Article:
Storytelling in the classroom – World-wide!


Hosted by thestorytelling-resource-centre.com, The Schools Storytelling Exchange is a free, interactive opportunity for schools to communicate stories on-line. Schools will also be encouraged to work together in the creation of stories and in the sharing of storytelling ideas. Membership is FREE and exclusive to schools.

If you would like to participate in this exciting new project, EMAIL us today with your EMAIL address, telephone number, and the name of the teacher (or teachers) supervising the sessions.


We require the above information so that we are able to verify that you are who you claim to be and to ensure that your on-line sessions are properly supervised. Although we want children to be the main contributors to this network – each subsequent EMAIL MUST carry the name of the responsible adult who is in charge of the session in which the EMAIL is submitted.

If you are interested in joining the Schools Storytelling Exchange, but unsure how to proceed, log on to www.staveley.cumbria.sch.uk . Mike Prince has created a page on his web site explaining what you have to do.

Once we have received your EMAIL your school will be added to our database and you will receive EMAIL from us acknowledging your membership. We will provide information of new members as they join and facilitate communication between schools.

The Schools Storytelling Exchange hopes to provide a forum for members to share their stories and work together in creating new stories. Members will be invited to submit items of news and reviews of storytelling events at which they have participated, or attended. Books can be discussed and opinions expressed. Members will also be invited to indicate, in the storytelling context, what activities they would like The Schools Storytelling Exchange to promote. We, ourselves, will also contribute ideas as the project develops. For instance, here is an unfinished tale, for which you are invited to tell us:

What Happened Next?


Long long ago, and perhaps before then! There were two kings who ruled over neighbouring kingdoms. Both were exceedingly rich and both were equally greedy for even greater wealth. Each had a young daughter; one beautiful, gentle and kind, the other ugly, bad tempered and mean.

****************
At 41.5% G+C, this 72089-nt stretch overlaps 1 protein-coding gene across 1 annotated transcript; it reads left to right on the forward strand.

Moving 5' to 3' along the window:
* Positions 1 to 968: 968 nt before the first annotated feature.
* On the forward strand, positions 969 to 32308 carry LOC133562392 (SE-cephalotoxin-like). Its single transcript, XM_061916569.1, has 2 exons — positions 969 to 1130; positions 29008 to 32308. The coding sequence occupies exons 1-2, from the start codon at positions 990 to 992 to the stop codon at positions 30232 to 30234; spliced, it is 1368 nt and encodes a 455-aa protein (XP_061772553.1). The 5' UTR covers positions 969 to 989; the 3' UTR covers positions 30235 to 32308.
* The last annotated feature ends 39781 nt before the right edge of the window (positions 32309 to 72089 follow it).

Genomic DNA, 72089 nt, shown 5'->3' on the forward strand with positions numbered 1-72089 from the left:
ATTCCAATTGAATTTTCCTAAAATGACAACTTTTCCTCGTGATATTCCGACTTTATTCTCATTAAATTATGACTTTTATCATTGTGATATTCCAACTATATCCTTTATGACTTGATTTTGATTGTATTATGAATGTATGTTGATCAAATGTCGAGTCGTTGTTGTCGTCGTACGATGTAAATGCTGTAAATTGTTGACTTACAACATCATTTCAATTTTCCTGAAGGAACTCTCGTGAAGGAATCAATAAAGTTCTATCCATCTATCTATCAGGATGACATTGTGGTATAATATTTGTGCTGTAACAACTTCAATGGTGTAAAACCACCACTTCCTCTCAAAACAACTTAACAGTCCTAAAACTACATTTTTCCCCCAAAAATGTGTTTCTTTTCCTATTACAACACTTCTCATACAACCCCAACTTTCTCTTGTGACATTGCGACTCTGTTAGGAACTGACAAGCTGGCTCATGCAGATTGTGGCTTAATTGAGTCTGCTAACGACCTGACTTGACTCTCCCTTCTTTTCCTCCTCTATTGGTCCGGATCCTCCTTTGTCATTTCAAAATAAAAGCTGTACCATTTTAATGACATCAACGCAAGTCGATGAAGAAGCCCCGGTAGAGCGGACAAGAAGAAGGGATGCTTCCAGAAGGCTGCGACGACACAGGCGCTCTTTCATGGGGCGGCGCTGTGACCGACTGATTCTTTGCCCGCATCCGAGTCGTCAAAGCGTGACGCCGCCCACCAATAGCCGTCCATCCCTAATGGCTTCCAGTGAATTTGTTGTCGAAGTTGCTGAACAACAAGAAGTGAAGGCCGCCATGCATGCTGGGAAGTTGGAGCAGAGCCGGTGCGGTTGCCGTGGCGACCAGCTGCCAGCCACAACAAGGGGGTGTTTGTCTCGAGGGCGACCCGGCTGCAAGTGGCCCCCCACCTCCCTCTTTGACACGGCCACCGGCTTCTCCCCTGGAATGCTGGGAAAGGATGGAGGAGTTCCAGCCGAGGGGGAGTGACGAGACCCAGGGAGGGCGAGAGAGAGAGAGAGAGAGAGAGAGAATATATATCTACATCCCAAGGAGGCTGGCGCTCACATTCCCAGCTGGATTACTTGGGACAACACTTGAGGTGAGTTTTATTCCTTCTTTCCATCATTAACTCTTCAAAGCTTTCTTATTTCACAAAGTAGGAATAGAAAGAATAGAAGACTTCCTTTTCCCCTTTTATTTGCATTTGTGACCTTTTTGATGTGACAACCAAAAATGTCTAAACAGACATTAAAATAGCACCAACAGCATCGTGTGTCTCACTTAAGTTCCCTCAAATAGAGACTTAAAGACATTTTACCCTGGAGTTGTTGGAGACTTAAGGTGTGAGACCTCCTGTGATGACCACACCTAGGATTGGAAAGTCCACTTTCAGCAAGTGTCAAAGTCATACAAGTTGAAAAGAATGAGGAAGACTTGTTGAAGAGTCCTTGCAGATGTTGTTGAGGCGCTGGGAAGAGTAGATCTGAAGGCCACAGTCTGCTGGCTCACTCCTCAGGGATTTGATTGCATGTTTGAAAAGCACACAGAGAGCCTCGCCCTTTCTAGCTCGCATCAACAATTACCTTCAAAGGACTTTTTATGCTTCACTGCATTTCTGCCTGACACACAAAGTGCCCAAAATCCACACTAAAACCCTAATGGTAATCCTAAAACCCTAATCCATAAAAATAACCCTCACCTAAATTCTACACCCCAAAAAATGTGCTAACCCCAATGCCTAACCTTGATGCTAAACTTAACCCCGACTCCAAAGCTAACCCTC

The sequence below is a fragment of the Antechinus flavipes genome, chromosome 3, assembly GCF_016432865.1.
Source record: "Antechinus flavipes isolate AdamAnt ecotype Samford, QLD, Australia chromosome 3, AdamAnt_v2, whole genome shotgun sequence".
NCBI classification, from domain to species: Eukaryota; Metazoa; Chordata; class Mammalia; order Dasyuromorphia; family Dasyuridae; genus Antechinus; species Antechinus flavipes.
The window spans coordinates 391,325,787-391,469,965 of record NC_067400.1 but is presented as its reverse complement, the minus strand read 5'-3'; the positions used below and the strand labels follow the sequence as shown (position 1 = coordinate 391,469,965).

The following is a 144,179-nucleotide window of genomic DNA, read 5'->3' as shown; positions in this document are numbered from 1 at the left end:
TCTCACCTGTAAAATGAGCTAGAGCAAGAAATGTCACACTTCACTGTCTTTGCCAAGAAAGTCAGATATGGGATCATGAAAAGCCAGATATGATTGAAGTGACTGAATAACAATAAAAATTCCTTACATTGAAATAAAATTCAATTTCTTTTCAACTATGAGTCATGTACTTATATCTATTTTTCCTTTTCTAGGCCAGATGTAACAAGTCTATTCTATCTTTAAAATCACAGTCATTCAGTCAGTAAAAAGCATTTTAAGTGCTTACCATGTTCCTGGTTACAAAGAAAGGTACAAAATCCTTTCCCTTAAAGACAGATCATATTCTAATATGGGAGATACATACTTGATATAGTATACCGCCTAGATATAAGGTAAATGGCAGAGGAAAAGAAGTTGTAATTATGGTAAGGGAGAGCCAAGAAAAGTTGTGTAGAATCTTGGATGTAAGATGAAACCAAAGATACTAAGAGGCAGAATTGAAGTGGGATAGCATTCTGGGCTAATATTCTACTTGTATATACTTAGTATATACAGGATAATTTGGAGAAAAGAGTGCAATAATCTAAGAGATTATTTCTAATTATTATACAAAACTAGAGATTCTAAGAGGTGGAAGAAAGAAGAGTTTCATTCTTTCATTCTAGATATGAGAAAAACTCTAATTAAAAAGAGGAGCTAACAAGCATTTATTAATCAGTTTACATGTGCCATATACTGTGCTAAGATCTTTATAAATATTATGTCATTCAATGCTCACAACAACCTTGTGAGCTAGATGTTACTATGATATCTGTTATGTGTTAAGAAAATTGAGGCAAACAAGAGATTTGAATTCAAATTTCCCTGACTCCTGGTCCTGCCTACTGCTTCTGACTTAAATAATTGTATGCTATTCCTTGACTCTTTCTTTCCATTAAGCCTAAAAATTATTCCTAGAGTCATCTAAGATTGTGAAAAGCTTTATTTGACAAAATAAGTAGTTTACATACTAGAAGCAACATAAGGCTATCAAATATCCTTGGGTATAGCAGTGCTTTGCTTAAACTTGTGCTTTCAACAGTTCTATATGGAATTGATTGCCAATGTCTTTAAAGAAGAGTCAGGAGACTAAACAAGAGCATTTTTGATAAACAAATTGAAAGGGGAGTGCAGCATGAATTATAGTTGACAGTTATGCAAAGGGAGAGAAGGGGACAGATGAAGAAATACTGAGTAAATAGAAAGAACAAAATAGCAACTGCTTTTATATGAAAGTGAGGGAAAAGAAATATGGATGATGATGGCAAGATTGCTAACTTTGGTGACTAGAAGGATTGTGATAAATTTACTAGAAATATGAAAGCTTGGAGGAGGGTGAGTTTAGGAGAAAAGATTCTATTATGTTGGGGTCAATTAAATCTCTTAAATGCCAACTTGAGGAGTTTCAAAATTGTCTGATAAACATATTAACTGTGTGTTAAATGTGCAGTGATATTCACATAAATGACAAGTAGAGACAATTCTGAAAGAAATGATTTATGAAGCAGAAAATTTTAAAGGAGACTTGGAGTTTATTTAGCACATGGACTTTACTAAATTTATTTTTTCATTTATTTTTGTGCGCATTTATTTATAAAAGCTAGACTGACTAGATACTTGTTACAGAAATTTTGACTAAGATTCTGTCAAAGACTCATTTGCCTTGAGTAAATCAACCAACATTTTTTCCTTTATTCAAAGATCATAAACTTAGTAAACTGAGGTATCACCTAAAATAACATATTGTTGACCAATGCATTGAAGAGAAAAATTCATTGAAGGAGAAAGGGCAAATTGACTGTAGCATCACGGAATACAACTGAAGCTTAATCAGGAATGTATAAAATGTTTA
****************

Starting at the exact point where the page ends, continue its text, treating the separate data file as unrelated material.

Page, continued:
One day, news came that a pirate ship had foundered off the coast. The vessel had broken up and a huge treasure chest had been washed ashore. It now rested on the beach, sitting exactly across the border between the two kingdoms!

Both kings claimed the treasure but neither had a key with which to unlock the chest. A young locksmith was sent for and told that he must make a key that would open the lock. Each king promised the locksmith his daughter's hand in marriage if he would make a key exclusively for him, but added that if he failed, the craftsman would be put to death!

It was obvious that the locksmith would have to make two keys, one for each king. However, he did not want to marry the bad-tempered princess but thought that the beautiful princess would make a fine bride. He decided to make sure that the father of the princess he liked would be the only one able to successfully open the treasure chest.

He fashioned two identical keys, both of which were a perfect fit. Through the 'bit' end of one he drilled a hole and attached a key-ring into the wrong end! Although the key was a perfect fit, the key-ring hanging through the business end would make it impossible to insert it into the lock. He was going to give this key to the father of the mean princess.

He took the keys to the kings who were impatiently waiting. As soon as they saw the locksmith, the kings grabbed the keys, and raced to the beach, each hoping to be first to reach the treasure chest.

The locksmith chased after them in panic, realising that in their haste, the kings had snatched the wrong keys! The father of the beautiful princess had the key with the ring in the wrong end!


Email us with your suggested ending. We will print the ten best endings that we receive!

To send your email Click here